Introducing Johnny Sharp
a cut above the average blues
As I began to start researching in earnest for this article I discovered a comment on Facebook that made me chuckle a bit.
Johnny Sharp had shared a link to my earlier article on the “Good To Go – No Dramas” album which had been complimentary about his track “Doorbell“, and a friend asked if he had slept with the writer.
Well, let’s get something clear. I know the comment was in jest, but I only write about music that I like and, unlike some bloggers, I would never ask for payment of any kind, much less dubious sexual favours.
So, in the earnest hope that nobody else will accuse me of being biased (even in jest) I really do enjoy this man’s music, such as I have heard so far. So here’s something for you to check out for you to hear why.
This track is the one which appears on the album, and is an instrumental, although there are plenty of songs elsewhere in the repertoire. Mr. Sharp has a smooth fluid tone to his voice which goes well with his usually gentle and always melodic guitar, but that’s not to say he can’t rock it out. “All By Myself” resembles the Foo Fighters for example, (don’t worry this is an original song and not a cover of Eric Carmen’s, teeth grinding 1975 power ballad)
Another track “Too Many Lies” has a western/Americana sound to it.
From his Facebook page I discover (among other things) that he started learning the guitar when he was just six years old and was performing professionally at seventeen. He has worked with Producer Paul Corkett, toured with bands such as Blondie & Simple Minds, and has performed at Glastonbury & the Isle of Wight. (And that’s the festivals, not Glastonbury Assembly rooms which is the furthest I have got so far.)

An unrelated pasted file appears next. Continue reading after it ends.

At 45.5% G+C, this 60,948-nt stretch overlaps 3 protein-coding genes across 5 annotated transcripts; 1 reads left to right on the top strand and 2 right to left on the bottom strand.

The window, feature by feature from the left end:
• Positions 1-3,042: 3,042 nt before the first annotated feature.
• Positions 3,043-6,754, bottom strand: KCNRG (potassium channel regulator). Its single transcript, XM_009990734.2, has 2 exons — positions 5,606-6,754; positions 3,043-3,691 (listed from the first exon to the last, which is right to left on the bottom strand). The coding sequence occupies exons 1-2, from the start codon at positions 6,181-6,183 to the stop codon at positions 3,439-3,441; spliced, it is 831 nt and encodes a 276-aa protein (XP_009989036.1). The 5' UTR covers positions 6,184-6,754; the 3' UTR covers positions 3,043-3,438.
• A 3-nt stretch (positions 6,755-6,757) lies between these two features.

He also co-hosts the famous Swanage blues festival sessions twice a year and 2014 sees the forthcoming release of his third solo album. I could equally discover this information and more from his official website
With a new album due in the spring, I think perhaps it would be a good time to list his previous albums in detail.
- I call your name
- Carousel rag
Field & fireside ~ 2004
- Too many lies
- Field & Fireside
- Come back again
- 24 seven
- I call your name
- Carousel rag
- A cold winters night
- White swan
- Timeless melody
Parson Jacks EP ~ 2007
Quite a few of these songs, as I have discovered while writing this, feature vocals from Sophie Parry, who has a floaty feathery voice like angel’s wings. For a brief while I was wondering if this was the same Sophie that provided the vocals on “Happy In Autumn”, by Every Road (the side project of Joe Hicks who I wrote about a couple of days ago) but she is a Sophie English so presumably not.
One last observation, for now, though I am sure I will revisit Johnny Sharp again. A lot of the time, his playing reminds me of Freddy Phillips.
And now I can almost hear you asking WHO? Unless of course you are a very diligent reader of this blog and my other ramblings. A long time ago I compared Troy Faid to Freddy Phillips. “A cross between Freddy Phillips and Robert Johnson” I think I said. Freddy wrote and performed all the music on Trumpton, Camberwick Green, and Chigley. I think Johnny has similarities to Troy, but in a different way to that of Sam Dowden who I also likened to Troy recently.
See if you agree with me, check out Carousel. Can’t you just imagine the greengrocer or such like, driving down the road in the village to this theme?
I was a bit mean earlier only embedding one track. Sorry, here’s the rest.